Sheffield Teaching Hospitals Foundation Trust brings discharge duties home when needed for timely service delivery.

It is well documented that the average length of hospital stay increases directly with age. An aging population means that over the next few years, there will be an increase in the number of frail elderly patients admitted to hospital. 

Once their acute and immediate needs have been met, it is important that patients are discharged in an appropriate and timely manner. The risks of prolonged length of stay are infection, worsened state of confusion/disorientation, physical deterioration, institutionalisation and reduced independence.

At the Sheffield Teaching Hospitals Foundation Trust, a regular meeting called ‘The Big Room’ was started to improve patient care and flow. This is where staff across health and social care who work with elderly patients come together to discuss, plan and implement tests to improve patient care. 

These meetings take place every week for one hour, they are non-hierarchical and everyone’s opinion and roles are respected. It looks at problems and uses plan, do, study, act cycles to work towards solving issues and moving ahead.

Discharge to assess model

Under the discharge to assess model, we now have access to active recovery (AR). This is a  community team of nurses, occupational therapists, physiotherapists and rehabilitation assistants. The patients receive a detailed assessment of their immediate needs in the hospital, and any ongoing needs are assessed on the day of discharge at home. Subsequently, any patient services are supplied in a timely manner.

Discharge to assess brings a number of benefits for the patient and the family, and removes many barriers that have delayed discharge in the past. It has allowed the establishment of closer links with community colleagues, and facilitates a timely and safe transfer of care between hospital and home as soon as patients no longer require acute hospital care.  

The process

Under this model, a short assessment is completed prior to deciding if the patient is appropriate to be discharged home. Previously, referrals were made for equipment, home care, and community therapy if needed. These referrals often contributed to delayed discharges with no benefit to the patient. The assessment is condensed to initial interview, transfers and mobility assessment, toileting and night needs. This is often done jointly with physiotherapists. Key information is passed to community staff and the remainder of assessments are completed at home by AR.

This approach still requires therapy skills to identify immediate needs on transfer; however, it moves further occupational and physical therapy assessments and timely provision of services in the community setting. AR meets the patient at the property; can deliver and fit small pieces of equipment. They will assess and set up a care package to be carried out by rehab assistants, and will continue to work towards therapy goals set by hospital therapists and the patient.

Benefits of this model:

  • Assessment is ‘context specific’ and the patient’s immediate and long term needs can be more appropriately evaluated at home
  • Issues which may have been developing for some time which precipitated an acute admission will be assessed and plans put in place while the patient is still at home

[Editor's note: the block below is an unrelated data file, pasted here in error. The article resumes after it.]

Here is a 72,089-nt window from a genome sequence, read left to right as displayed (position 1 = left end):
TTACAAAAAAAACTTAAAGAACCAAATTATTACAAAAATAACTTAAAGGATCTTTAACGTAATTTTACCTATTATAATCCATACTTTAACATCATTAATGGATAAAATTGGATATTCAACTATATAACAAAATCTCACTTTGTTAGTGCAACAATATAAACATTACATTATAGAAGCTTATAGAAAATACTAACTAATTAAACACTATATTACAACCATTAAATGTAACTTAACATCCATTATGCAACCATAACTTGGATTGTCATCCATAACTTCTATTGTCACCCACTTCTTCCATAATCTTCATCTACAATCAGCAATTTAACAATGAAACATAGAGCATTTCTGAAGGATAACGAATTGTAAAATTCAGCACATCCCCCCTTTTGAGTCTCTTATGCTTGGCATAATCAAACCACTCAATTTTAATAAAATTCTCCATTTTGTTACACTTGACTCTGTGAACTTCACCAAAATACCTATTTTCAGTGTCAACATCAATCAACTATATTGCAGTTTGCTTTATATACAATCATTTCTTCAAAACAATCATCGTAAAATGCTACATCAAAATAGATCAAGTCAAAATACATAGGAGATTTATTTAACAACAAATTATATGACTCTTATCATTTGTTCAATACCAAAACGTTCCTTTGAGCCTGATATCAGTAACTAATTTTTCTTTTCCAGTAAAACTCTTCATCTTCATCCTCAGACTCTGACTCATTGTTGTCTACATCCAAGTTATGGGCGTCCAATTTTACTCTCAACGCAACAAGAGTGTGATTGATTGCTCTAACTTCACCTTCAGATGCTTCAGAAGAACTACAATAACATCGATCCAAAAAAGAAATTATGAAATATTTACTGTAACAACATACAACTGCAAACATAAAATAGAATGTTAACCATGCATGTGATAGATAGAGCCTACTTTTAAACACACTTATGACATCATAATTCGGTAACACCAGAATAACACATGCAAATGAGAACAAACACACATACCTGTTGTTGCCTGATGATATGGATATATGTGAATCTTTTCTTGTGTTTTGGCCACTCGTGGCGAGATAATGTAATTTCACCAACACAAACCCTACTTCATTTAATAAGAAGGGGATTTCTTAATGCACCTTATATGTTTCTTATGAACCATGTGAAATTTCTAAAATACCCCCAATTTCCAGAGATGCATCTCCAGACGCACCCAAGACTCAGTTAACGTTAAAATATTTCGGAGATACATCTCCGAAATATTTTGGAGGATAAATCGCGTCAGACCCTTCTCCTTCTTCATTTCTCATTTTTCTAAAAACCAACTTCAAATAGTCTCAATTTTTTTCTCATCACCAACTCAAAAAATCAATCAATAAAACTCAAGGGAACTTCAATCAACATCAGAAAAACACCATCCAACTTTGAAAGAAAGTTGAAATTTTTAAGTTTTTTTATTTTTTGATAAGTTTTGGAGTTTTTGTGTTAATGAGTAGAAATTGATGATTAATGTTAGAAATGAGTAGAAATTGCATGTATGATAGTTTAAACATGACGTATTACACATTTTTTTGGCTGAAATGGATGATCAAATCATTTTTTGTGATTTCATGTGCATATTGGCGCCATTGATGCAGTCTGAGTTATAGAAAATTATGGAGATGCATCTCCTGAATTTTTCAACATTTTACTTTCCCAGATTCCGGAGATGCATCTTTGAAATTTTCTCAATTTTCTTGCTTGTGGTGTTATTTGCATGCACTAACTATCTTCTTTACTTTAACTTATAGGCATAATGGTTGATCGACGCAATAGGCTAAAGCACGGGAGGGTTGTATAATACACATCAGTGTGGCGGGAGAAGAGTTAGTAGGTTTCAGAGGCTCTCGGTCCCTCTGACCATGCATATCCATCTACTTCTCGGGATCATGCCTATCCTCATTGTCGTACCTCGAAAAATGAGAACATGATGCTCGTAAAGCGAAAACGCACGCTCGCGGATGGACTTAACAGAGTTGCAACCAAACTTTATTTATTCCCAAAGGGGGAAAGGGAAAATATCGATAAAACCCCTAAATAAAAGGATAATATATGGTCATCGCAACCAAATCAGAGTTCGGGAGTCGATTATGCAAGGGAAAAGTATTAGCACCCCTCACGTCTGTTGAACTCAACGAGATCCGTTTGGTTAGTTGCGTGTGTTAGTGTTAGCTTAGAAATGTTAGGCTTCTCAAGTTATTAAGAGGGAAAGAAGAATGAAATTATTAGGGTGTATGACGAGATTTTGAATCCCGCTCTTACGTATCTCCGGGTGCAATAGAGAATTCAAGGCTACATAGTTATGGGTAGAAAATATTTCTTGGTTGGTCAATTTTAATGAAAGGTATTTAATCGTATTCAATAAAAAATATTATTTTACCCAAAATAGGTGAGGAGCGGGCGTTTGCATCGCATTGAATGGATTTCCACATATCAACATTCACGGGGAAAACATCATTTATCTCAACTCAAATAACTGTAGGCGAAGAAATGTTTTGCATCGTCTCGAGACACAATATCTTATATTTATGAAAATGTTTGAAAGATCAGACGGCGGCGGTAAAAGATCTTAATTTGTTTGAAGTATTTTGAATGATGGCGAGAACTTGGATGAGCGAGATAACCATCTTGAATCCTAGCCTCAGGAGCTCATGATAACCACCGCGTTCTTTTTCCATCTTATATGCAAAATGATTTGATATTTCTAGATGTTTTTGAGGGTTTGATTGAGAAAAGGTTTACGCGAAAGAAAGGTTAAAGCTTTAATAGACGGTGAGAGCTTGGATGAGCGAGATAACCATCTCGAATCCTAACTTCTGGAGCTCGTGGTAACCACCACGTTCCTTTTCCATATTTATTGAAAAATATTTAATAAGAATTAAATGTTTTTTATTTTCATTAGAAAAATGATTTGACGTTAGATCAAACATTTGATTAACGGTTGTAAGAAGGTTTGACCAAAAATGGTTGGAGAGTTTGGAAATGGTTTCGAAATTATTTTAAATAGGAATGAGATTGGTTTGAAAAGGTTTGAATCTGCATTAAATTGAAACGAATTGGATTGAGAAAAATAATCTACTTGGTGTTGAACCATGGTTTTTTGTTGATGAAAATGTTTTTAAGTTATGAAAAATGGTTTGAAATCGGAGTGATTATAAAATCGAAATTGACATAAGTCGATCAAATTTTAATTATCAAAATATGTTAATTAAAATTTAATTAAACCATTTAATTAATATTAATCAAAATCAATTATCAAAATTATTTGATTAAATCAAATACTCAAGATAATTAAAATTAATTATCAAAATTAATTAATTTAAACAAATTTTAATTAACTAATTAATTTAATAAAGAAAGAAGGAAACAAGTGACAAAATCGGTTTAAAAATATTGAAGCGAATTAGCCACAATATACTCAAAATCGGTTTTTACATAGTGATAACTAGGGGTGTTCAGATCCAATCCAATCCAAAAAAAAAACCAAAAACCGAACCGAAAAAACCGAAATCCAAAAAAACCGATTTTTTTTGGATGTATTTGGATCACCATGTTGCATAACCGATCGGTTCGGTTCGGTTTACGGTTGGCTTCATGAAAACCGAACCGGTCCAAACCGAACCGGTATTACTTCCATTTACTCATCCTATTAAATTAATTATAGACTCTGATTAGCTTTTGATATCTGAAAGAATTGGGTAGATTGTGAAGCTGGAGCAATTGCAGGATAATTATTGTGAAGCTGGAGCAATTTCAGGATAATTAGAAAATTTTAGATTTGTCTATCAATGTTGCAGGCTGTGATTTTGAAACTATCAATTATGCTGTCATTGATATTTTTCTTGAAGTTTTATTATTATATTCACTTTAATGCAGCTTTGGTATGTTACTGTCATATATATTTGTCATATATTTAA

• A patient’s needs have been frequently found as less resource intensive than predicted in a hospital environment, saving demand on social services resources
  • Patients and relatives report increased satisfaction. AR work until 8pm and are happy to accept evening discharges. This works well with families who want to be there on the day of discharge but are unable to take time off work
  • Removal of steps, processes and delays in the discharge process which consume valuable resources and do not add value for the patient
  • Reduced length of stay
  • Reduced risks associated with vulnerable patients remaining in hospital
  • Increased discharge rates
  • Hospital beds are freed which reduces medical outliers
  • Increased patient flow through the hospital

Challenges in the early stages

  • Managing administrative issues (phoning, faxing, photocopying)
  • Delays in medication for discharge
  • Capacity in community
  • Handling patient/carer concerns
  • Gaining access to property
  • Time constraints
  • Establishing roles and responsibilities
  • Lengthy referral process
  • Changes in roles and assessment processes

Overcoming the challenges

  • Introducing flow nurses to coordinate the discharge, thus freeing up therapy time to assess patients
  • Encouraging doctors to complete ‘to take outs’ as soon as the patient no longer requires acute medical care
  • Employing rehabilitation assistants as part of community services to review the capacity needed to meet a patient’s requirements on discharge
  • Improving all team members’ knowledge of AR and patients/carers are informed about AR on admission
  • Location of house keys is discussed as soon as possible on admission
  • Shortening the therapy assessment process has been shortened but still relies heavily on clinical knowledge and reasoning to plan safe discharge

Forward looking

Before discharge to assess, patients could wait on average 10 days for community services.  Following a successful trial period, the time frame for  a patient no longer requiring acute hospital care to discharge is reduced to 0.6 hours

Discharge to assess continues to be work in progress. Plans have already begun to extend the model from geriatric and stroke medicine wards to other trust directorates.

Laura Evans is head of occupational therapy; Helen Miller is a clinical specialist occupational therapist in long term conditions and falls; and Claire Doran is senior occupational therapist at Sheffield Teaching Hospitals Foundation Trust.